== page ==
More popular designs of nautical clocks include the forms of ship steering wheels, propellers, anchors, old fashioned compasses, and lifesavers. They come in various materials such as brass, wood, stone, plastic, and stainless steel.
Our antique clock classified ads hold numerous antique clocks for sale, one that presents a selection of high quality and elegantly styled ship clocks for you to choose from.
Clock aficionados, who love the sea and anything that is associated with it, will definitely enjoy the breezy charm of marine clocks to grace their homes.
Here are some key characteristics and types of nautical clocks
Durability and Weather Resistance: Nautical clocks are constructed to be highly durable and resistant to the harsh conditions at sea. They are typically made from materials that can withstand exposure to saltwater and extreme weather.
Accuracy and Reliability: Precision timekeeping is crucial for navigation and maritime operations. Nautical clocks are known for their accuracy and reliability, often featuring high-quality movements that can withstand the motion of the sea.
Specialized Movements: Many nautical clocks utilize specialized movements that are designed to minimize the impact of ship motion on timekeeping. For example, gimbal-mounted movements allow the clock to stay level even as the ship rolls and pitches.
Design Features: Nautical clocks often have distinctive design elements that reflect their maritime heritage. They may feature brass or stainless steel cases, porthole-style bezels, and clear, easy-to-read dials with Arabic numerals or nautical symbols.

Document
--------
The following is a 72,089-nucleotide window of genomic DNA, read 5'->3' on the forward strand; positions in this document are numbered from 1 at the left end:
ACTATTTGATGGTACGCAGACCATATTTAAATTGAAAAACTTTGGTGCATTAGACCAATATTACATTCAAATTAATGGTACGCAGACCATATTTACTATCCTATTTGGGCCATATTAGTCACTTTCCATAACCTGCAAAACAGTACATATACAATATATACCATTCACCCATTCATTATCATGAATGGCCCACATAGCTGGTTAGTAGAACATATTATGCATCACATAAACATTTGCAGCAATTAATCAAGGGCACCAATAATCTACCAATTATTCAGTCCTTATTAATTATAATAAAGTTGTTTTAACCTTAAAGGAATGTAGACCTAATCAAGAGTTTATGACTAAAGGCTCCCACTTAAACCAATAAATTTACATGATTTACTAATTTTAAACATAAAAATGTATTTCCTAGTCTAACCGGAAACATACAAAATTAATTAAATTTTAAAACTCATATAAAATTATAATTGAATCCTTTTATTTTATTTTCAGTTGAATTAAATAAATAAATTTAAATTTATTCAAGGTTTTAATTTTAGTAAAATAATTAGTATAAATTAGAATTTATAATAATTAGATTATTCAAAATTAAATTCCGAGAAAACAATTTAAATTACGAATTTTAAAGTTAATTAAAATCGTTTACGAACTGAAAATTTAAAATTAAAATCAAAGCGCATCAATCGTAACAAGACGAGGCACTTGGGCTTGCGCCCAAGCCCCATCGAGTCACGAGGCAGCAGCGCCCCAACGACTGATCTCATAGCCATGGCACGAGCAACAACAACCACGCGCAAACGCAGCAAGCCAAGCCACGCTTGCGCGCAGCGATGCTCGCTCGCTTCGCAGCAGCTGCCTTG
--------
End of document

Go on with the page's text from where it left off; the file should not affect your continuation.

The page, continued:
Variety of Types
- Chronometers: Nautical chronometers are highly accurate timekeepers used for celestial navigation. They are designed to keep precise time, which is essential for determining a ship’s position at sea.
- Quartz Nautical Clocks: Many modern nautical clocks use quartz movements for accuracy and ease of maintenance. They may feature second hands for precise time measurements.
- Barometers and Hygrometers: Some nautical clocks are combined with barometers and hygrometers to provide additional weather and environmental information to sailors and navigators.
- Tide Clocks: Tide clocks are designed to track the ebb and flow of tides, aiding sailors in navigation and anchoring decisions.
Decorative and Collectible: Nautical clocks are not only functional but also appreciated for their decorative value. They are often used as decorative pieces in maritime-themed interiors and are popular among collectors of nautical memorabilia.
Maritime Tradition: Nautical clocks have a long history in maritime tradition. They were crucial instruments for navigators, captains, and sailors in determining their position and timekeeping during sea voyages.
Modern Applications: While traditional nautical clocks are still used in some maritime settings, modern navigation relies heavily on electronic instruments. However, nautical clocks remain popular as decorative pieces on ships, in maritime museums, and among collectors who appreciate their historical and aesthetic value.